It took those startling runs to awaken the reserved Akron fans. As Woods and his caddie, Steve Williams, walked down the 1st fairway on Thursday, Woods remarked that the galleries were unusually quiet, a far cry from the whooping, hollering Kentuckians at Valhalla. "It was nice, it really was, without anyone screaming and yelling," Woods would say. The last time he enjoyed a round so quiet? The British Open. "I played a practice round about 5:30 one morning, and no one was out there," Woods said. "That was really nice."
The crowds livened up on Friday when Woods got hot again. Fans chanted, "Fifty-nine! Fifty-nine!" on the back nine, but later, when asked about the people cheering for a record, Woods said, "What people?" He claimed he hadn't heard them and hadn't known his score. "To be honest," he said, "I had no clue how many under par I was. I knew I had a five-or six-shot lead. I just tried to increase that."
I have a tough time believing that—or many of the other things Woods did at Firestone, such as eagling the 2nd hole three days in a row. It's a short (497 yards) par-5, yes, but Woods hit a six-iron to within a foot the first day, an eight-iron to 10 feet on the second day and a six-iron to 15 feet on the third. He said he couldn't remember having done anything like that before.
His 64-61 start broke the Tour record for low opening 36 holes by a shot, and he went into the weekend with a chance to surpass Mike Souchak's record low score of 257, set in 1955. Woods shot 259, but he isn't interested in most statistics. "Just get the W and go home," he said. He took a nine-shot lead into the final round and played conservatively.
The big red numbers Woods put on the leader board didn't do much for the sagging morale of the field. Colin Mont-gomerie noticed when he finished his second round that Woods was 11 under through 24 holes. "Phenomenal," Mont-gomerie said. "I can only see that gap widening, and good luck to him."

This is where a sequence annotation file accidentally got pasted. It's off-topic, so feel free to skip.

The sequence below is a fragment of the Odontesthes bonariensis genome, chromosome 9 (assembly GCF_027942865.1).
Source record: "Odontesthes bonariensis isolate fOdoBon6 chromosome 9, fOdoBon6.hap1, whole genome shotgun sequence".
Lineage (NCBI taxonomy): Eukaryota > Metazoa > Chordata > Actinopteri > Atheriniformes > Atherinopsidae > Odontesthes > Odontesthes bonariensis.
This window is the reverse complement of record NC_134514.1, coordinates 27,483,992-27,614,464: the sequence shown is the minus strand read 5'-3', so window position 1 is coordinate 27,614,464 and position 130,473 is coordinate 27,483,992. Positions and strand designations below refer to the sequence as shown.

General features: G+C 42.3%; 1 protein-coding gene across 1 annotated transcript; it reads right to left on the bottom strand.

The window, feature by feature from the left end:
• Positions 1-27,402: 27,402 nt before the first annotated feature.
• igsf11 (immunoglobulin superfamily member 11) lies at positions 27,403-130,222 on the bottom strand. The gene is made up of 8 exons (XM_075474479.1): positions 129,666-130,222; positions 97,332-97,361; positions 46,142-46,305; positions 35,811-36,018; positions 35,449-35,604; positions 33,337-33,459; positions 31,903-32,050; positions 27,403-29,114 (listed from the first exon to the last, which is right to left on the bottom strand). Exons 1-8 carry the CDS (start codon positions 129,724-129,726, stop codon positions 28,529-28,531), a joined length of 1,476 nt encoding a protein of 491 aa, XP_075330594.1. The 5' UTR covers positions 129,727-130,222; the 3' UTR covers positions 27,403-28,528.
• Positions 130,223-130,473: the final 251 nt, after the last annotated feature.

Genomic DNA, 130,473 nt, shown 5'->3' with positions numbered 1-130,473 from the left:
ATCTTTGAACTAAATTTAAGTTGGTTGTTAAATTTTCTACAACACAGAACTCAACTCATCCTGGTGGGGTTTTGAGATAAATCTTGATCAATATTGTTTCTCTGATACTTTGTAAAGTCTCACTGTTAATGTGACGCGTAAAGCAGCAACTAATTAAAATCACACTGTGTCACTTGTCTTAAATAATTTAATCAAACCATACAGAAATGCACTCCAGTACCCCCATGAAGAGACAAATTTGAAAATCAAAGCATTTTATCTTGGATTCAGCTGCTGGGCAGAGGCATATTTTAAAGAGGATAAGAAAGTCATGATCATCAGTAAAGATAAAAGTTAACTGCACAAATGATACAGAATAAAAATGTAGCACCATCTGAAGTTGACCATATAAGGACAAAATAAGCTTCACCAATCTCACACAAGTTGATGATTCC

Asked after the second round what the winning score might be, Woods said 30 under would be a safe number. He was joking, although he was already halfway to that number. Another questioner asked how long Woods's hot streak might last. Woods tried not to seem offended. "I don't feel like it's a streak," he said. "I'm just playing well."
Woods was bested only once all week. The winner? An insect. Woods said a wasp—or some kind of stinging bug—was lying in his line on the 15th green on Saturday and, rather than kill it, he picked it up to move it. Woods, not likely to be confused with Marlin Perkins, was stung on his left ring finger. He played the final three holes with the stinger still in his fingertip. "It hurt quite a bit," he said.
You watch Woods, you see something you've never seen. Two of his shots at Firestone were magical, and both occurred on the 18th hole. The first was on Saturday. An errant drive deposited his ball in a bad lie in the left rough, 182 yards from the pin, with a tree in the way. Woods grabbed a pitching wedge, opened the club face to hit the shot high and, to make it hook, spun around hard—so hard that his right leg rose off the ground in a contorted follow-through, as if he had kicked a 50-yard field goal. He reached the green and saved par. It wasn't merely a shot no other player would have tried, let alone pulled off; it was a shot no other player would have thought of. CBS announcer David Feherty told Woods on the air the next day that it was the best shot he had ever witnessed.
Woods's shot at 18 on Sunday was the best shot almost no one witnessed. Thanks to a three-hour storm delay, Woods and Hal Sutton finished in near darkness at 8:30 p.m. Woods was barely visible from the green, 168 yards away, when he struck his eight-iron approach shot. Long seconds passed before his ball appeared out of the dark sky as suddenly as if Scotty had beamed it down from the Starship Enterprise. It landed just past the flagstick and spun back to within two feet. The crowd roared. Some fans in the greenside bleachers stood and held burning lighters, a rock concert tradition, as a thundering ovation greeted the players. Asked later if that ranked among his most memorable shots, Woods answered, "I don't know, I couldn't see it. But I could hear it."
It has been a season of applause for Woods, who has won eight times for the second straight year. Sometimes the clapping comes from fellow players. Northern Ireland's Darren Clarke, who beat Woods in this year's World Match Play final and shares instructor Butch Harmon with him, left a message on Woods's answering machine after Woods won the U.S. Open. "The better you play, the better it's making me look," Clarke said. "So keep on going."